Or maybe it is because the greatest driving force behind 25% of the internet is not software or a content management system or a hosted platform. Indeed, what truly powers the WordPress movement is people. So I encourage WordCamp veterans and newbies alike: this week, let’s all reach out beyond what we can learn or contribute in a technological capacity. Let’s show each other what is exceptional about WordPress in the way we greet each other, reach out to each other, and in how we share ourselves and our time with familiar faces and total strangers alike.

If you see me at WordCamp US, feel free to stop me for a chat, or just to say hello. I look forward to talking with you. After all, you make the WordPress world go round.

How to Create a Recent/Popular Posts Section with Pagination Using Twitter Bootstrap + JavaScript

Posted by | Tutorial, Twitter Bootstrap | 2 Comments

Twitter Bootstrap Pagination

Twitter Bootstrap provides a nice design base for displaying a wide range of content, and we can use its styling in a more dynamic sense with the following tutorial. We’re going to focus on using a row with spans + JavaScript to create a functional recent/popular posts snippet. The real beauty of this is that it can also easily be combined with a CMS function like WordPress’s post query.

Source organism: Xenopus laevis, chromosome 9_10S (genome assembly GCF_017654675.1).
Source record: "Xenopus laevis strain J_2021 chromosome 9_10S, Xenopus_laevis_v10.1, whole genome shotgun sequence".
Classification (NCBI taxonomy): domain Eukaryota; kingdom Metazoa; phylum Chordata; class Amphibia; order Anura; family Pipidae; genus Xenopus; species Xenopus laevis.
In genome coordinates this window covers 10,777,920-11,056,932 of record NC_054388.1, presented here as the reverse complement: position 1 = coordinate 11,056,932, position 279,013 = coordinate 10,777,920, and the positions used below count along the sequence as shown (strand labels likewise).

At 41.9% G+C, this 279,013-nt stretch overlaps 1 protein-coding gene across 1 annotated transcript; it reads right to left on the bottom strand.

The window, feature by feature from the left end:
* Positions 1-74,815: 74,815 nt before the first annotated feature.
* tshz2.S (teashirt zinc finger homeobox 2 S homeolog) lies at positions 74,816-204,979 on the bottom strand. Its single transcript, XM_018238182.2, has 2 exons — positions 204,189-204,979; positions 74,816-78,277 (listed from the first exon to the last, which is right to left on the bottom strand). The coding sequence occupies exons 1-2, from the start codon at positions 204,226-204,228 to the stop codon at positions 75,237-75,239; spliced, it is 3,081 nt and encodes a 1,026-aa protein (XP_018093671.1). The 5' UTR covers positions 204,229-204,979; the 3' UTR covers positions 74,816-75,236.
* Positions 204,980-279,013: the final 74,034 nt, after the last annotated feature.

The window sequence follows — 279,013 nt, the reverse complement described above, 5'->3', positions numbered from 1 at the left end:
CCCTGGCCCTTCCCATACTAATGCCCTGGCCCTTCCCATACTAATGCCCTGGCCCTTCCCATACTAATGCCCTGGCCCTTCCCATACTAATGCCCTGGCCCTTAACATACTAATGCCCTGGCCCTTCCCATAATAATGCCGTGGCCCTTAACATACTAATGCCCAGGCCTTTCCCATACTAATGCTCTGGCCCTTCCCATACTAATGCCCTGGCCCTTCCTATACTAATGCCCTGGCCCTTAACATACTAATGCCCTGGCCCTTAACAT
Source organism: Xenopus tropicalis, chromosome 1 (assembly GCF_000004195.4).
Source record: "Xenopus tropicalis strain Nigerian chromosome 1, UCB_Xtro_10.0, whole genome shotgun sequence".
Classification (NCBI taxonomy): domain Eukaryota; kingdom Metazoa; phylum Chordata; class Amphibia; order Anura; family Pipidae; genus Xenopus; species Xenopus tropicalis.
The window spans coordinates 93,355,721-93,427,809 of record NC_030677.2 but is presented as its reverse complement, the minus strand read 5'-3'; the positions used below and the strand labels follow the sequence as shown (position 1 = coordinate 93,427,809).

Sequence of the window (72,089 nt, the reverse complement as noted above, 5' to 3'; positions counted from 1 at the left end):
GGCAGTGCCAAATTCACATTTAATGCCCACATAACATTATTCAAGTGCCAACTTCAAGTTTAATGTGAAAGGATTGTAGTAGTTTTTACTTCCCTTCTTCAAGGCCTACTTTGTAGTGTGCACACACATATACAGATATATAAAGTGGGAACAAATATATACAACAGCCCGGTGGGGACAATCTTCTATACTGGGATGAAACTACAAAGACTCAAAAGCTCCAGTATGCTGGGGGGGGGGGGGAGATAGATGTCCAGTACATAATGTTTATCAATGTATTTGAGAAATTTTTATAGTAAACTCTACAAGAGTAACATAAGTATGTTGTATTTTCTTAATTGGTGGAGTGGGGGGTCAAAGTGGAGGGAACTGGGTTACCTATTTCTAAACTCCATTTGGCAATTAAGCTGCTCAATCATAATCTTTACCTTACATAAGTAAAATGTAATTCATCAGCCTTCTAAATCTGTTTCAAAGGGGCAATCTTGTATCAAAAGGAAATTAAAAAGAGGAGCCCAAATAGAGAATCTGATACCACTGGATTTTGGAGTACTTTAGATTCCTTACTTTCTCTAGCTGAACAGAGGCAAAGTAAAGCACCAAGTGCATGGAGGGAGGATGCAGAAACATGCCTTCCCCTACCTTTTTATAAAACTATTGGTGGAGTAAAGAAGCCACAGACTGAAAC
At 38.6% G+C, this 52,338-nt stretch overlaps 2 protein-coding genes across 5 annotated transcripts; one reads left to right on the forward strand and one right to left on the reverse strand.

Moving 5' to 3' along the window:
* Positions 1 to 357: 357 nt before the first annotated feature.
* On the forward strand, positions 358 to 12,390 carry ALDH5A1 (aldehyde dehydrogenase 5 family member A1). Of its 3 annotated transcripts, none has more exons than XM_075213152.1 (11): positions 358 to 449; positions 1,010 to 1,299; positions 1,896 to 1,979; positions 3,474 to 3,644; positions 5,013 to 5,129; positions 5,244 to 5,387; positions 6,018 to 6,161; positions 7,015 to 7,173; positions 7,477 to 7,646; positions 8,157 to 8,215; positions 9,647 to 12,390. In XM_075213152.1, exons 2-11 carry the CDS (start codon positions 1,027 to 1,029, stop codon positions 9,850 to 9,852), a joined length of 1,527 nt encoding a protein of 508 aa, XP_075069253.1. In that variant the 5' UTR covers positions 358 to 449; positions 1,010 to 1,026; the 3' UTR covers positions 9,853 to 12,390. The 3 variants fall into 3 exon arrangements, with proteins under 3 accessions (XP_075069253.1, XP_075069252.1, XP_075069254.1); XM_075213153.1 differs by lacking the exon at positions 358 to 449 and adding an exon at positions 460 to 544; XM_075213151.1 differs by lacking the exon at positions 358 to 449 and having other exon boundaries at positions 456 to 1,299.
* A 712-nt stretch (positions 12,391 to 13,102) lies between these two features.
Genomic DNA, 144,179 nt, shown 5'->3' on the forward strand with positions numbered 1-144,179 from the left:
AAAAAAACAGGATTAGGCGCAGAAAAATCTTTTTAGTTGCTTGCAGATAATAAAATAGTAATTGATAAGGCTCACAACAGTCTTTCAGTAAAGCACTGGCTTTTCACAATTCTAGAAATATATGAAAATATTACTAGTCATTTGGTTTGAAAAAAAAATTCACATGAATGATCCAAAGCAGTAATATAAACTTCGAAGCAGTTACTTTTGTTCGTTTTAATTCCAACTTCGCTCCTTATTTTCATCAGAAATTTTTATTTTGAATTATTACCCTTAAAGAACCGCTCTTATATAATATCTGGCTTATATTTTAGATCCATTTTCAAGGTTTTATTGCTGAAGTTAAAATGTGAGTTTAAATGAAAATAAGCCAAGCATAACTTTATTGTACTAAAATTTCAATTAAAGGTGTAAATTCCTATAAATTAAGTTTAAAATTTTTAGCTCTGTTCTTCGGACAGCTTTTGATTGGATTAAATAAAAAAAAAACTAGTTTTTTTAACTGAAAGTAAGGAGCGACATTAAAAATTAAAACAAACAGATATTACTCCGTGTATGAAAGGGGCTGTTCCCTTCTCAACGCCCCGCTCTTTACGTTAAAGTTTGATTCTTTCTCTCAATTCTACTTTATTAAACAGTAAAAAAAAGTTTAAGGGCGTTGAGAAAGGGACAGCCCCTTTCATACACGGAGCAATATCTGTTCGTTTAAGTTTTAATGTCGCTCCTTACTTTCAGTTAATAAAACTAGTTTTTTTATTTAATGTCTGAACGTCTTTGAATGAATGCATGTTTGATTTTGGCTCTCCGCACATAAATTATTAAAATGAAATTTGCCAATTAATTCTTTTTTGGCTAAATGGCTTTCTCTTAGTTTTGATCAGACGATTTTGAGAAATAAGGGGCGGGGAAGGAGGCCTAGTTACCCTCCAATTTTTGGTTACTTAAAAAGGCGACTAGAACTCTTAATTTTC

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How to Create a WordPress Theme with Twitter Bootstrap

Posted by | Tutorial, Twitter Bootstrap, WordPress | 2 Comments

Bootstrap can be adapted towards a wide range of applications, for example, content management. WordPress’s complex but easy-to-use theme structure is a great platform for taking advantage of this. Since our primary focus will be on the versatility of Bootstrap as a framework, this tutorial may assume you’ve already some basic knowledge of theming for WordPress. Read More

How to Build a Single-Page Site with Twitter Bootstrap’s Navigation Tabs and a Fixed Sidebar

Posted by | Twitter Bootstrap | 3 Comments

Bootstrap’s tab component can be a bit tricky to set up at first, but it can ultimately prove pretty useful when building things like a multi-section form or photo group. Using this functionality, we’re going to look at how to build a single-page document with tabbed navigation and a fixed sidebar. This can be a good approach to smaller sites with minimal info, compact portfolios, or sectioned resumes. You’ll need to include bootstrap.js for this to work, so make sure jQuery is in place as well. Read More